MEN'S FASHION: they don't move with the seasons of think about "what's in", because there's 2 seasons & they go "consistently vibrant & undeniably practical" which echoes the vibrant buildings and boat colours. I'll admit it: I tried a sarong and it's wonderfully comfy (not just outdoors in humid weather: I trailed it indoors in an air-conditioned flat too. I've bought one for the uk to go with my Bali pants...and I even got Allen our guest house owner to show me how to tie it low (& also high like a functional nappy)
A bit of deli belly, which is natural for spicy food on a western belly. I wore my yellow shorts but only once as I was worried if I shat myself I'd look like I was wearing a banofee pie nappy sarong.
FOREIGN MONEY: apparently the Chinese fronted up the money and labour and built tonnes of infrastructure: then they can say "you owe us big time". We could see big water pipes being laid on the way into Jaffna, which said "made in China" on them.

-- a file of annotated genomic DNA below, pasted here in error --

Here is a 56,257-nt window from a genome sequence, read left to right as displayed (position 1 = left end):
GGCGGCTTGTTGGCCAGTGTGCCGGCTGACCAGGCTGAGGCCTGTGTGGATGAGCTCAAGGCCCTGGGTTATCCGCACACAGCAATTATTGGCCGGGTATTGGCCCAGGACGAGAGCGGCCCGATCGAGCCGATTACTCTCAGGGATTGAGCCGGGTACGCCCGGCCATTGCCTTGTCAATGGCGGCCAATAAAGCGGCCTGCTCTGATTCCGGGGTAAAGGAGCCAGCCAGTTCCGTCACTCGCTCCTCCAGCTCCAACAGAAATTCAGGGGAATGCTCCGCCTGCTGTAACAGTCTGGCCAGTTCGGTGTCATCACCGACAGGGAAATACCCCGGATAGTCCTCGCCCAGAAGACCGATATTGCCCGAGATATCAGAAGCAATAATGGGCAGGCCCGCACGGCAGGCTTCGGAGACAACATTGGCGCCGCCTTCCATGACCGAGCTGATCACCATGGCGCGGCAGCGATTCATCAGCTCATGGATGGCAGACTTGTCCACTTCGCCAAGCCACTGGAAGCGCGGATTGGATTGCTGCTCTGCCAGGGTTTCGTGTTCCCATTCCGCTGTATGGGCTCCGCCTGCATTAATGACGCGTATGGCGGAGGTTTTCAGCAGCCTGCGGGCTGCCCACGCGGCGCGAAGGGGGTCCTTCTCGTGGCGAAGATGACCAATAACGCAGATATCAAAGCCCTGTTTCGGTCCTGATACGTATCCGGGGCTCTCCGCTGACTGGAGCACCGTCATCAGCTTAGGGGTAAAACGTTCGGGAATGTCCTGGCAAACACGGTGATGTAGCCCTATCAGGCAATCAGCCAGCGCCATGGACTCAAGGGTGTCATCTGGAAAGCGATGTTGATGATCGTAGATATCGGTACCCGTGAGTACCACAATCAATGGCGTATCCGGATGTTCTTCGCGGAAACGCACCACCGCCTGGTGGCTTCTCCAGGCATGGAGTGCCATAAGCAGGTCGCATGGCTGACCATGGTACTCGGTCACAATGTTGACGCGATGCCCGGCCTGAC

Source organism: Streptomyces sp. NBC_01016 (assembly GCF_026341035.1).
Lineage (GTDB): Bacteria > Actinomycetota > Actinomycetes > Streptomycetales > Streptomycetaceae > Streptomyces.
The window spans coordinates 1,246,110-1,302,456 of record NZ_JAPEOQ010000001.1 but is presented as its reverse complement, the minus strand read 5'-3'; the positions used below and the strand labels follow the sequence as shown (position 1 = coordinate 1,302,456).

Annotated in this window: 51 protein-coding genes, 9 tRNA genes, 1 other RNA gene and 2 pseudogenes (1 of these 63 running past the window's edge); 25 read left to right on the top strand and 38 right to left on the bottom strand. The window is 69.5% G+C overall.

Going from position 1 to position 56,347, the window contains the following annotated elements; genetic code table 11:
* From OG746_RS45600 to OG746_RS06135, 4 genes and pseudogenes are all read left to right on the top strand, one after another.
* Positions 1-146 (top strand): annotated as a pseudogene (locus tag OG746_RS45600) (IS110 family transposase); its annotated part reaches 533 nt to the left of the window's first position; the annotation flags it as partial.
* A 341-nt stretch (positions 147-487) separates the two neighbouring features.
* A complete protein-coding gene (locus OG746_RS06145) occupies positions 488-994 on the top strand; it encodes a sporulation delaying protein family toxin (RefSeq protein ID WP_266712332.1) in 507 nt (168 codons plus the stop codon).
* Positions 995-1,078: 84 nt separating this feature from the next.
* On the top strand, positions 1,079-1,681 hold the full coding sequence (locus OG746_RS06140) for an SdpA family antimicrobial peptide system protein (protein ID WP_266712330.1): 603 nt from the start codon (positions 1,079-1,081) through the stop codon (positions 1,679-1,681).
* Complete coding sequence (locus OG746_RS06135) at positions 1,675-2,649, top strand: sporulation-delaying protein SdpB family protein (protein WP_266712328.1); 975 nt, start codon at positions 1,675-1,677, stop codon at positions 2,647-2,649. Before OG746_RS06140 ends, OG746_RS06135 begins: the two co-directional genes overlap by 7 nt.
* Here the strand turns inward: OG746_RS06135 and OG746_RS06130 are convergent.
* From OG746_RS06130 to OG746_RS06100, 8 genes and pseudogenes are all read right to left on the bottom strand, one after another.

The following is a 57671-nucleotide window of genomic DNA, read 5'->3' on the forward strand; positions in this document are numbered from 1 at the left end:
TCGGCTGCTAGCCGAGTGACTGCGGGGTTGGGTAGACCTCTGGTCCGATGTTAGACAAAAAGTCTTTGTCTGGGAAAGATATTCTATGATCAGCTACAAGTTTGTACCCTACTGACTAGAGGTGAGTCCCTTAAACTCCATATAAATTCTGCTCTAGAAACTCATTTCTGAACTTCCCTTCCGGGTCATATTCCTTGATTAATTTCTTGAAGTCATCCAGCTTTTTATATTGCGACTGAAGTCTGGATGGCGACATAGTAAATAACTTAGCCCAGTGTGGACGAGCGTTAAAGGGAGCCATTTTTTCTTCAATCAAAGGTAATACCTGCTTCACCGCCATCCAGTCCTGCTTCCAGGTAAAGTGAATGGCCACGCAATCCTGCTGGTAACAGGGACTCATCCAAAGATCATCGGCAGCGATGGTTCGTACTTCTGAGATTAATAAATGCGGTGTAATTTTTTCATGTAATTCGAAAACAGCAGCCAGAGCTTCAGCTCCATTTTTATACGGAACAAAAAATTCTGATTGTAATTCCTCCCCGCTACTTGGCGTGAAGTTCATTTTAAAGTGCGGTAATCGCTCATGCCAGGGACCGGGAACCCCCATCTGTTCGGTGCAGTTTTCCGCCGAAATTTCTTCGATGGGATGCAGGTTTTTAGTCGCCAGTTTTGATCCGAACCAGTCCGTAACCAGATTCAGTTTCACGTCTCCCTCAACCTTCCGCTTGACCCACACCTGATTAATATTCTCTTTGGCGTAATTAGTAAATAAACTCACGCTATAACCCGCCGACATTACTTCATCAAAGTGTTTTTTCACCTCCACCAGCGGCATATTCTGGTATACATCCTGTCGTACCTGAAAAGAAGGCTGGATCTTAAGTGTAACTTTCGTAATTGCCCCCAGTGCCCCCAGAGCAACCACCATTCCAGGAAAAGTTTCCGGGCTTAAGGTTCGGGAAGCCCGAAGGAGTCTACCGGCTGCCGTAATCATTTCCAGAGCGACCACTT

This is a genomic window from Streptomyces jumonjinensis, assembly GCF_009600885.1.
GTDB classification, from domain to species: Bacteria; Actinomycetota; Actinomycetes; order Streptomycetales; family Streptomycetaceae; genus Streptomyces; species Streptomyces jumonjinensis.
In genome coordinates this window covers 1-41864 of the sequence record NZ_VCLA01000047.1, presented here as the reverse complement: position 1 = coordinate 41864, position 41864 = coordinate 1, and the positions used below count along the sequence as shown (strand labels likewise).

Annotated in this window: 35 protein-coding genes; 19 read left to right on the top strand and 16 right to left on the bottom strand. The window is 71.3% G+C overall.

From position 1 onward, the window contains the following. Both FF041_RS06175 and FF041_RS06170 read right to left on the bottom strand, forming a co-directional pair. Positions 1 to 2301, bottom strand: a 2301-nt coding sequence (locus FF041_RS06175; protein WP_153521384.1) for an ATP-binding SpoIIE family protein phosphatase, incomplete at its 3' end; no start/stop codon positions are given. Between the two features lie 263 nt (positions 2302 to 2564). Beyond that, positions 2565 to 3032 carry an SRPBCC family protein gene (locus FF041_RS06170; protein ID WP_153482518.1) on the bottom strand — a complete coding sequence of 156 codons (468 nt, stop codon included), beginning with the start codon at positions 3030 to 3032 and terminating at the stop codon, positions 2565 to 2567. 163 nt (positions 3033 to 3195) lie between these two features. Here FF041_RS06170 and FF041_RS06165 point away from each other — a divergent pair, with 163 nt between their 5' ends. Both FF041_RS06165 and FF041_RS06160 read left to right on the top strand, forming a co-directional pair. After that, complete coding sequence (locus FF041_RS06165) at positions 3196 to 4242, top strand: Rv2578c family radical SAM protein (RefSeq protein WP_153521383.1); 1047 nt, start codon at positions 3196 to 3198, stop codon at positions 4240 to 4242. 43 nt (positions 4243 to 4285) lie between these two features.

HONESTY: In any part of the world you will meet good people and ones who will look at you, pre-judge and then take the piss. All we can do is trust our instincts and believe the person in front of us is the former. It's like my Chinese grandma says (translated from Cantonese): "one spoon of sugar, one spoon of sh*t". I just love that this phrase exists in any context. Maybe the language sums it up life: sometimes you CANT yet sometimes it's ON with EASE. I do also think, in reference to a great paragraph from the 100-Year-Old Man Who Climbed Out of the Window and Disappeared, that a lot of the world's problems would be solved by sitting down with a bottle of vodka (or Arrack, in this case) & saying "let's forget about the past and move forward": Tamils and Sinhalese are all from India - either the south or Bengal reason: but they all claim to be the first ones here. Neither are & they know it - the indigenous tribes were there way before, but they are proactively elusive, now few and far between, and live in the depths of the Sri Lankan jungle and hill countries. According to our guest house owner in Jaffna - Allen, who left Sri Lanka in the 70s when a teenager and lived in Germany for years before moving back here recently - the irony in the conflict (like old and New Testament believers) is that Tamils believe in Buddha too (as a smaller section of their wider beliefs), and have very similar values and principles...and that is surely what should carry through: values and principles, not specific historically-rigid rules of practise, that go against every single natural progression of mankind since the scriptures were written or orally passed down. If only all the world's political and religious leaders could sit down in a bar with their local poison of choice (not that type of poison Putin or Kim Jong) and agree a set of moral and human principles to live by, then maybe as Lennon said "the world can live as one.". Tourism to the north (& south) is political: the Chinese are gifted land in the south (reclaiming land into the sea to build luxury Dubai-style hotels and casinos as an IOU for helping building infrastructure). The south coast in Galle seems to be owned by the surfing companies O'Neill, Billabong and Rip Curl. In the north the navy and army hold a perfectly good runway in Jaffna to ransom, and won't release it meaning you have to schlep by car or train in three times the length of time it would take by direct domestic flights to Jaffna from Colombo or from India or south-east Asia: but the government seem to fear outside fingers in their pie (& tourism, infrastructure & economical boosts it seems, which is in complete juxtaposition to the policy in the north which is welcome Chinese money quicker than you can say 'gluten free paratha'.